Burpee Tic-Tac-Toe (Ages 8 to adult)

Set up a large tic-tac-toe grid on one side of a room using masking tape, rolled up towels or belts to create lines. You can also do this in a driveway or parking lot using chalk to draw a board. Place different colored cups or bowls for Xs and Os on the other side of the room.

Each person has to complete one to 10 burpees (you can have younger participants do fewer burpees or burpees minus the push-ups), pick up a cup or bowl, then run across the room to place your mark on the board. To perform a burpee, squat and place your hands on the floor, jump your feet back and perform a push-up, jump forward, then jump up to stand and repeat.

To modify, skip the push-up and jump back to plank. If you don’t have space to run between the marks and boards, replace the run with a high-knee jog around the perimeter of the board. The losing team will have to complete an extra set of burpees. Mix it up with different exercises, such as jumping jacks or squats. You can compete one-on-one or with teams.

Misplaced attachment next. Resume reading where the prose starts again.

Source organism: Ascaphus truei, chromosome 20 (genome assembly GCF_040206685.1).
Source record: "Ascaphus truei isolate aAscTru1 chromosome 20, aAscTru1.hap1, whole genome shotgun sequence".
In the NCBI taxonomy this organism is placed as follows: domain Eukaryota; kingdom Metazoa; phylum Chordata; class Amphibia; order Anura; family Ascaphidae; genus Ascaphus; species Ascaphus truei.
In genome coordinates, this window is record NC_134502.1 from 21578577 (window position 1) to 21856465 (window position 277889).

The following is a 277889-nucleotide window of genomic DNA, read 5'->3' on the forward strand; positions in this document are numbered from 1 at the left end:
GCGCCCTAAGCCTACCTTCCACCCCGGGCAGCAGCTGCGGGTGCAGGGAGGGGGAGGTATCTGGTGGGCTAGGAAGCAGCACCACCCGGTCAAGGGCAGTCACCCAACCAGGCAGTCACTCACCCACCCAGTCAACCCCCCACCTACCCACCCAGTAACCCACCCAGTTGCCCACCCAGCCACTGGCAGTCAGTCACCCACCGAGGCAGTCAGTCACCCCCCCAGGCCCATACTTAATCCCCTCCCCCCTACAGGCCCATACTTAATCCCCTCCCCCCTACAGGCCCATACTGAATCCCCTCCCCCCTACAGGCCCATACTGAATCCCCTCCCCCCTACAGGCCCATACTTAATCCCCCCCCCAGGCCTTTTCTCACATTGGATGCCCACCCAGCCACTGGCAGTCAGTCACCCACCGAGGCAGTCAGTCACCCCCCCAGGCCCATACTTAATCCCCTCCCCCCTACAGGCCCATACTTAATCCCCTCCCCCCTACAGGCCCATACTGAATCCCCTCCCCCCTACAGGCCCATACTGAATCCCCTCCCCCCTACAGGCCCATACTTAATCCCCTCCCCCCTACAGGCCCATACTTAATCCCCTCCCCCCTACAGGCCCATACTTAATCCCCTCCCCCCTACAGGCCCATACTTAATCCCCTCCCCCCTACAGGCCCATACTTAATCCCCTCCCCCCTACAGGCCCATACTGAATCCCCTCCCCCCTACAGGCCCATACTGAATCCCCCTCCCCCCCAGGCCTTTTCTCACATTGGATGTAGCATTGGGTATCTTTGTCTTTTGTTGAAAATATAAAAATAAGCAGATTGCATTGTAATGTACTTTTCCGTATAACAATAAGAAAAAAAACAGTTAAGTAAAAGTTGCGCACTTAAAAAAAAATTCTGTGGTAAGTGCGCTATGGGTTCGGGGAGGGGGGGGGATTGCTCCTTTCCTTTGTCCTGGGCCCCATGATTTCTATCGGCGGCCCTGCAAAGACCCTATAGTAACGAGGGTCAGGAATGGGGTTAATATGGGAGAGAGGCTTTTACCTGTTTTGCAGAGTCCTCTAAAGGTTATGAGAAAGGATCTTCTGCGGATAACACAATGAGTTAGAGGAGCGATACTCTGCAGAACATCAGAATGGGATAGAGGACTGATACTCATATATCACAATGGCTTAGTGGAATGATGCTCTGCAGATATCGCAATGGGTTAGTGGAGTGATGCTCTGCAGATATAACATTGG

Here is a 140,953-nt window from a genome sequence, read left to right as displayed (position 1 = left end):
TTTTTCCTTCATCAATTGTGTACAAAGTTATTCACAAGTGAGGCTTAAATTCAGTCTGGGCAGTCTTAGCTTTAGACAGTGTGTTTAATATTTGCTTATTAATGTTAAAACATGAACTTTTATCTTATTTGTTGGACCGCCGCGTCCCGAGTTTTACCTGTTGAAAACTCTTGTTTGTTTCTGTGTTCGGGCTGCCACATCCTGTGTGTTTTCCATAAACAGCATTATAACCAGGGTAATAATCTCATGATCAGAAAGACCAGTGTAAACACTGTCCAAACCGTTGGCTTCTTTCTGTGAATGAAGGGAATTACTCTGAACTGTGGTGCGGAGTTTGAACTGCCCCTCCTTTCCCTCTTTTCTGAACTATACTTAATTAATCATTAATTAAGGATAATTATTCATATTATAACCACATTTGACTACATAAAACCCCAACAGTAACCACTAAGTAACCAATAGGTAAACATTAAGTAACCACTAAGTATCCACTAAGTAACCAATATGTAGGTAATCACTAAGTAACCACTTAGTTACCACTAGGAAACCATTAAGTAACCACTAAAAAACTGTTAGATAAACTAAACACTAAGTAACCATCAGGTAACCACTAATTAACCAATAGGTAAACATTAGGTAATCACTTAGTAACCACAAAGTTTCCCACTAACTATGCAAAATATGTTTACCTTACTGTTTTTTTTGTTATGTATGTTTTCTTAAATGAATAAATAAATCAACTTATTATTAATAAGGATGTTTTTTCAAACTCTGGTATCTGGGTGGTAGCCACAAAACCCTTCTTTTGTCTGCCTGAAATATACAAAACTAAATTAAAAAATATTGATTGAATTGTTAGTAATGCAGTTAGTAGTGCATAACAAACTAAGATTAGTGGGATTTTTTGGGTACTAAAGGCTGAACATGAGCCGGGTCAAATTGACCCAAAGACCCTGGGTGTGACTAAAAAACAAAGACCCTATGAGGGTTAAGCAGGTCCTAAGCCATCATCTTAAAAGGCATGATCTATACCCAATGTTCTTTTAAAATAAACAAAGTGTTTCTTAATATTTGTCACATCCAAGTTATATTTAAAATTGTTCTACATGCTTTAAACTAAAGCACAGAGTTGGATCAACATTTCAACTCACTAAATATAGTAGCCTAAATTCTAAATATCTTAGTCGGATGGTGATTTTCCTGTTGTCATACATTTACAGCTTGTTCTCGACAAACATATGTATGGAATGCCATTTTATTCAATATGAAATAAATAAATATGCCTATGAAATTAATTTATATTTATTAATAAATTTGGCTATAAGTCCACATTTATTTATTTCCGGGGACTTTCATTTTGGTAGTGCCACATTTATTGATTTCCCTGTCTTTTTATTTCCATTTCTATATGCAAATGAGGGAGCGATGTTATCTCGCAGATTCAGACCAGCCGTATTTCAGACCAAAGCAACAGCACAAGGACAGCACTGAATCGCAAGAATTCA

Brian Stauffer

Plank Ball Roll (Ages 8 to adult)

Start in a plank position, hands under shoulders, feet shoulder-width apart or wider for more stability. If there are two people, face each other. The farther apart you are, the more challenging the exercise. If there are more than two people, form a circle.

Roll a ball from person to person maintaining proper form. Don’t let your hips sink or hike up to the ceiling. Try to maintain a straight line from head to toe. You can use a ball of any size.